It all started for me as a little boy, we had just moved to Central Florida from just outside of Chicago. The year was 1975, and my mom and older sister dragged me one Saturday to the Winter Haven Mall for a day of boredom, also known as shopping. Finally, we took a break from the torture, and ahead I saw a glowing bright orange sign that said "Oddoz Amusements". I didn't know it at the time, but this was a classic 1970's pinball arcade.
My mom asked us if we wanted to go and play in the arcade. Er uh, does a snake shit close to the ground? You had me at "play", not to mention I was totally down for anything that wasn't shopping related.
The place was dark and loud as hell, filled with high school kids. "Smells Like Teen Spirit", captured this arcade perfectly. It was unlike anything I had ever seen in my short 7 years on the planet. I was mesmerized... The sounds of the chimes were hypnotic, and it seemed like everybody was having a great time. This place easily had 30+ pinball machines, as well as pitch and bats, skill shooters, Pong(!), and other novelty games. I specifically remember titles like OXO, Space Oddessy, and Klondike for some reason. There were SO many others from companies like Gottlieb, Chicago Coin, Bally, and of course Williams! I was barely tall enough to see over the front of the cabinet, but they had empty milk crates for little tykes like me to stand on so I could see the playfield. Let the double flipping begin! I was in heaven.
This was my earliest memory of pinball. And even at such a young age, I KNEW pinball was something magical... When it was time to leave, I'm pretty sure I actually cried.
From that point forward, my parents knew they could get me to do pretty much whatever with the reward of taking me to play pinball...and I pestered them endlessly for ways to get me back to the pinball palace that was at the mall in Winter Haven.
About a year or so later, my dad took a new job in Miami. My parents and my sister and I were set to meet his boss's family for dinner shortly after our arrival in So. FL at their home in Miami Shores. My dad said, there is a surprise waiting for you there and you are going to love it. He refused to say anything more.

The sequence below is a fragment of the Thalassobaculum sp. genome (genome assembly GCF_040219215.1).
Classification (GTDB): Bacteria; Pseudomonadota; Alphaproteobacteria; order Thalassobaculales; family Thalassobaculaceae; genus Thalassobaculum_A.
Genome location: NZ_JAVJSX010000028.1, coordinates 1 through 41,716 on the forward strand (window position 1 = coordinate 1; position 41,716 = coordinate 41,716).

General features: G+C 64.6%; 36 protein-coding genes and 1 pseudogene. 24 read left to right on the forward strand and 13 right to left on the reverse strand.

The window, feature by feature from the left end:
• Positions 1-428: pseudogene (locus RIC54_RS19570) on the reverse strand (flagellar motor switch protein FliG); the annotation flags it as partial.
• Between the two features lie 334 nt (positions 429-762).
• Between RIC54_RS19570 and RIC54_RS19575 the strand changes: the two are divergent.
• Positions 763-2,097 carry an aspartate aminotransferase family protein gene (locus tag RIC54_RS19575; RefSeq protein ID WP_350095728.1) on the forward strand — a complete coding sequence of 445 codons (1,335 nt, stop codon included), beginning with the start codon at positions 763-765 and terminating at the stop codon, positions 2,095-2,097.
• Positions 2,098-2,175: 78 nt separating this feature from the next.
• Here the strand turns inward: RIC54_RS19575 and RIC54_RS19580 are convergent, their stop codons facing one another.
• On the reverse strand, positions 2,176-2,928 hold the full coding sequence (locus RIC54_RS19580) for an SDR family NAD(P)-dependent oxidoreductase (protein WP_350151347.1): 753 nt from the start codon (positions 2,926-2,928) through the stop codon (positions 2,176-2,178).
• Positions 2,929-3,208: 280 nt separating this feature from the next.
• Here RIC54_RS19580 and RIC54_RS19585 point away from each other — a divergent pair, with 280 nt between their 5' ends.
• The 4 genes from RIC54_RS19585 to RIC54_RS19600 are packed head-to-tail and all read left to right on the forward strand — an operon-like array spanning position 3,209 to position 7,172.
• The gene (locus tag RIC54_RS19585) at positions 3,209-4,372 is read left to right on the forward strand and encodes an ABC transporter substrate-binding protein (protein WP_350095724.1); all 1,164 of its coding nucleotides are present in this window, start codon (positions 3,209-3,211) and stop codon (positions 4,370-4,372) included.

Was this a con to get me excited about a boring dinner with my parents at his boss's house? Or a legit surprise? It sure *seemed* legit..
I was officially intrigued, and that day could not come soon enough. I mean, what kid doesn't love a good surprise?
So the following weekend, we roll up on the boss's house. This pad was unreal, right on Biscayne Bay: Super-phat. We walked into the house and my sister and I were led back to the rec room by Rhett, the boss's teenage son. It was incredible. There was a pool table, pachinko, old slots, and glowing beautifully in the corner: A pinball machine!
My nine year old mind was utterly blown. There was an actual freaking pinball machine in this house.... and the beauty of it all was you didn't need any quarters to play.
The game? A 1973 Bally Monte Carlo. My parents, quite literally, had to pry me off it.
And thus began my quest to convince my parents to buy a pinball machine for OUR house.
Now, if you grew up in Flordia in the 70s-80s, you remember Eckerd Drugs. In 1977, they ran what essentially amounted to a "match 3 and win that prize" scratch off contest. I was in 5th grade and had to buy a notebook or something for a school project. So I jumped on my bike and it was off to Eckerd's.
With my purchase, came a receipt and a scratch off card. Thinking nothing of it, I put both in my pocket along with the change (which hopefully included a couple of quarters!). On the ride home, I got caught at Biscayne Boulevard at what is still probably to this day: The world's longest light. What the hell, I decided to pull out the scratch ticket and see if it was worth anything. There were two rows of three squares, row one was a bust: $2, $2, Kodak Film Pack.
Then came row 2: $1000, $1000.... Holy Sh!t.... $1000. JACKPOT!!! Did what I think just happened, actually really happen?
I rode home as fast as I could only to find my mom asleep and my also semi-conscious dad watching football. I told my mom, "Hey, I think I just won a thousand dollars at Eckerd's". Her response was, "That's nice." and then she rolled over. Undeterred, I woke up my pops and showed him the ticket. His eyes got big and he yelled:- "HEY EVERYBODY!! Pete just won a grand at Eckerds!" ... Chaos quickly ensued.
I was a few months away from my 11th birthday and I just won a cool G at a drugstore sweepstakes. Forty plus years later, it still seems like a dream.
So what does this have to do with pinball, you ask? After much back and forth, it was decided that this was my win. And of course: It was THE chance to get a pinball machine! A few weeks later my dad and I went to Eli Ross Distributing in Miami, and on this day: We'd be going home with a pinball machine.
The distributors warehouse was in a rough area; but this was where Dad's boss purchased their Bally Monte Carlo. There were easily 100+ pinballs in various states of repair. But in one section up front sat a row of working, clean pins to play that were ready to go. It came down to a Bally Old Chicago and a Playmatic Carnival. Carnival won the day as it had faster playing action, electronic sounds despite being an EM, and an overall more fun experience.
Knowing what I know now, though, I wish we'd have scooped the Old Chicago - as I'm a huge fan of Dave Christensen and his artwork. Not to mention, Playmatic would soon be defunct...
Playmatic's Carnival pinball machine was a fixture in our home for the MANY years that followed. I have such great memories of us playing the hell out of it, especially during family gatherings and the holidays.
But this was only the beginning of my lifelong journey in pinball.
More to come....